Researchers have blamed the rising incidence of whooping cough in recent decades on a myriad of factors, from the weaknesses of acellular vaccines to parents' decisions to delay immunizations. Fully reversing the trend will likely involve multiple factors too, but lawmakers could begin the process with one action--tightening rules on nonmedical exemptions from vaccinations.
Last year's measles outbreaks among Jewish communities in New York and a church in Texas showed how clusters of people who skip vaccinations on religious grounds are vulnerable to disease. A team of U.S. researchers has now quantified how big an impact a state's exemption laws--which range from allowing kids to skip vaccines on philosophical grounds to only accepting medical reasons--have on the incidence of disease. For rare infections like hepatitis B, there is no correlation.
However, states with laxer laws on vaccine exemptions were found to have higher rates of whooping cough. If every state raised its restrictions by one level--for example by banning philosophical exemptions but still allowing religious reasons--cases of whooping cough would fall by more than 1%. In contrast, a 1% increase in uptake of the tetanus, diphtheria, pertussis (Tdap) vaccine that protects against whooping cough is predicted to cause just a 0.04% drop in annual cases.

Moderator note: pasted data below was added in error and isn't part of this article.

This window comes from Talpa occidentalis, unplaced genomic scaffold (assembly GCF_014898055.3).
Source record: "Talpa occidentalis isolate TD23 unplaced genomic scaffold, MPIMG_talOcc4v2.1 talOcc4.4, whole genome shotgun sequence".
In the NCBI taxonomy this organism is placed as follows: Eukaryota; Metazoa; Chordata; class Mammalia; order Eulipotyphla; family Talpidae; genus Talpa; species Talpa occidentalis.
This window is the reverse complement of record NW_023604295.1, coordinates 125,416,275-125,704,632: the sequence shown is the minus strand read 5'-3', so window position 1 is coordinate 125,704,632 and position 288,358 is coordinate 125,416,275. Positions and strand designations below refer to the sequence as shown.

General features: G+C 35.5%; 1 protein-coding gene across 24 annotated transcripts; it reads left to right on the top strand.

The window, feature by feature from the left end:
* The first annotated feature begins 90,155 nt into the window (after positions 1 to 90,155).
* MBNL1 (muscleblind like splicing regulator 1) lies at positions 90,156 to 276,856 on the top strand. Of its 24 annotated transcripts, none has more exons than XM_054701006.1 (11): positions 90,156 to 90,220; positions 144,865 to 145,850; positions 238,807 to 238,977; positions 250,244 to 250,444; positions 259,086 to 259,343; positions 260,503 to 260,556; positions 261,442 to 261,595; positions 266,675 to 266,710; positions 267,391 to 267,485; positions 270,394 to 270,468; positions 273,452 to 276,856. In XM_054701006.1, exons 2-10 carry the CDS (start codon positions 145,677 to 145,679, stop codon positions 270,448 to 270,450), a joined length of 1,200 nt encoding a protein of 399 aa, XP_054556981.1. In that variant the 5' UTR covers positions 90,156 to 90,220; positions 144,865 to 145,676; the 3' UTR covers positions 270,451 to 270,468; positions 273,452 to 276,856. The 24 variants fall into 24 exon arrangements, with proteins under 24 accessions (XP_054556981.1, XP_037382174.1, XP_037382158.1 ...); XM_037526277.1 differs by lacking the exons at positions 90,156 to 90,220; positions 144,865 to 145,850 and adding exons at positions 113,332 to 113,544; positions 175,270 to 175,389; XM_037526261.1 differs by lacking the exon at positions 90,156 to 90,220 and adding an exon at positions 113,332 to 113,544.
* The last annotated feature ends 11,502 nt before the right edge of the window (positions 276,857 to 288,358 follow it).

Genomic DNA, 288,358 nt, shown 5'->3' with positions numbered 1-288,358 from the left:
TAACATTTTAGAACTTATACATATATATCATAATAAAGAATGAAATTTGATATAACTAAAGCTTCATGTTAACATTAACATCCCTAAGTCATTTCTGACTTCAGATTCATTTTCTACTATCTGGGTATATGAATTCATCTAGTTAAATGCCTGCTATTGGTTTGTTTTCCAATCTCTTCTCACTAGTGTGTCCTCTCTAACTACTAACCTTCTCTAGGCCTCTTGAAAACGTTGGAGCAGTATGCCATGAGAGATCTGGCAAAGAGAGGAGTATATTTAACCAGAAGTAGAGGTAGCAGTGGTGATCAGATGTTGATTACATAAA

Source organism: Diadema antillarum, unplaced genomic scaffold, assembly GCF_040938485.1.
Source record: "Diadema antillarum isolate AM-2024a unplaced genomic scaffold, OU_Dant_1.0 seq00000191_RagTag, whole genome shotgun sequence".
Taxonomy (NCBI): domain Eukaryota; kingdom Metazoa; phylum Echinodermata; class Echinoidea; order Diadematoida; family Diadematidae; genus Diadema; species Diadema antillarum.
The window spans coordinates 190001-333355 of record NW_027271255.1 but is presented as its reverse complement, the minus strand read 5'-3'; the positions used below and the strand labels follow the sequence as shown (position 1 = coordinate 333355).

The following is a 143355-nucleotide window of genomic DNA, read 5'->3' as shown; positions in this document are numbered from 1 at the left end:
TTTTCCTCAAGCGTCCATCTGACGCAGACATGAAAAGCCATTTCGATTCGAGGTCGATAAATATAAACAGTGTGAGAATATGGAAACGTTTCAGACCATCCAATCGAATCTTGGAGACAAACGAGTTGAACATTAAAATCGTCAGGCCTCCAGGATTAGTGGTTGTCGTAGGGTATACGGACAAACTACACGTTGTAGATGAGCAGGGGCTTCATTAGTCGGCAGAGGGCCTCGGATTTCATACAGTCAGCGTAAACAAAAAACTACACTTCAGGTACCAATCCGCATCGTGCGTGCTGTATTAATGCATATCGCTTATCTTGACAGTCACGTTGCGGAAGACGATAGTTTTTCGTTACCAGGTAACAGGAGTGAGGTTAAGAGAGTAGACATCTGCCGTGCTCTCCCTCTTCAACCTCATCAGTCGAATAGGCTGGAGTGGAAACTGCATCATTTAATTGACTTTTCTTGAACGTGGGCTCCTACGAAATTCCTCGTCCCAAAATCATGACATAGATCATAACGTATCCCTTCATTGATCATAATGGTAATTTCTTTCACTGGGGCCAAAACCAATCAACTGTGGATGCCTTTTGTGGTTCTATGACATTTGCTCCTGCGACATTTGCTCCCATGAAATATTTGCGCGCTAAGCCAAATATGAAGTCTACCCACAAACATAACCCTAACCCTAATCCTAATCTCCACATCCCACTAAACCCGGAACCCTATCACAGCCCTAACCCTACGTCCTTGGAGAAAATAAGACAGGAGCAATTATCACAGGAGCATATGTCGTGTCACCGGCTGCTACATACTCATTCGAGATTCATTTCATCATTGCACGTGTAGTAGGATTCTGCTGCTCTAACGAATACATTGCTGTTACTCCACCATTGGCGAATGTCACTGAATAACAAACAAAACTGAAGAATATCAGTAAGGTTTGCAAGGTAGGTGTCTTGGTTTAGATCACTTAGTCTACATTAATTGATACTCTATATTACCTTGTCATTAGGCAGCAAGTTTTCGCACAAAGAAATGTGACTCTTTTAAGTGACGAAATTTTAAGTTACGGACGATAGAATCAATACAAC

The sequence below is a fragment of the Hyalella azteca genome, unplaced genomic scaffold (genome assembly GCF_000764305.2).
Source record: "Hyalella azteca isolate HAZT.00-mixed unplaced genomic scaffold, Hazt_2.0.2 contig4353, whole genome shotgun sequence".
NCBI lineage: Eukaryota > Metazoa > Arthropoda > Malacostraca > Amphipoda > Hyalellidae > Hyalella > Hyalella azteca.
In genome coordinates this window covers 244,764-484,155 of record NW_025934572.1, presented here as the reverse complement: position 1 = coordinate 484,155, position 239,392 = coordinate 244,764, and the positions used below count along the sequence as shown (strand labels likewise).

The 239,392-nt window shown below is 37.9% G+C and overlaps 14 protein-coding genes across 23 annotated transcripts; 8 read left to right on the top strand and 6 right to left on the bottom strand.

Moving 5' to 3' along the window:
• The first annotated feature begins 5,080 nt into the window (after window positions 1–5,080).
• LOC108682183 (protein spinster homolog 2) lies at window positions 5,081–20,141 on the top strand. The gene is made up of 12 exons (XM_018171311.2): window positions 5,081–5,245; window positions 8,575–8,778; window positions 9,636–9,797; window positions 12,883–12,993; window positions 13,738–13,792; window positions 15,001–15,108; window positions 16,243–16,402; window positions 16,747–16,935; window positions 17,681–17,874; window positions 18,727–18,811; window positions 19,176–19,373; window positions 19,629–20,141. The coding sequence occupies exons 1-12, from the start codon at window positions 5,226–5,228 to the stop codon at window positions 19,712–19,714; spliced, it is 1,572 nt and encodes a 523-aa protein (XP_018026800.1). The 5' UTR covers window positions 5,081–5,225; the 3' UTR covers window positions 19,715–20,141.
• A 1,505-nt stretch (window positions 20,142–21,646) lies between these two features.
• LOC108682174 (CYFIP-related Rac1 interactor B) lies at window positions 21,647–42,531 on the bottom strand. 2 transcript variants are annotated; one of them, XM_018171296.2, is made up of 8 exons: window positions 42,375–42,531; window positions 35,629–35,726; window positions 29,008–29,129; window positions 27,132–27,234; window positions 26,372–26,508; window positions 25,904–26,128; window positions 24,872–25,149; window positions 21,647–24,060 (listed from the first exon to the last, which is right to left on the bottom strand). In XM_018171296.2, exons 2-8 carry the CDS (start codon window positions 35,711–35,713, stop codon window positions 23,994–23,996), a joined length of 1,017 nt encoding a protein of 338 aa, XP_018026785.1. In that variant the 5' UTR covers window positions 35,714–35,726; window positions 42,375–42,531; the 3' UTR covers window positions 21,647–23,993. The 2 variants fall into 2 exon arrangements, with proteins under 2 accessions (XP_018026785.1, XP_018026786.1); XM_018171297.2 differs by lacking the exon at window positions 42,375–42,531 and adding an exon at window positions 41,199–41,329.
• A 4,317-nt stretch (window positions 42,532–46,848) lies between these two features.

The effect of maintaining the status quo was seen in California, which suffered 1,699 cases of whooping cough last year, up 63% on 2012, The Sacramento Bee reports. Nationwide, there were 48,000 cases. Counties in which a lot of parents opted out of vaccines were particularly badly affected. More parents in Nevada County refuse vaccines for their kids than in any other part of California. It also suffered the biggest year-on-year increase in whooping cough cases, which rose 1300% to 70.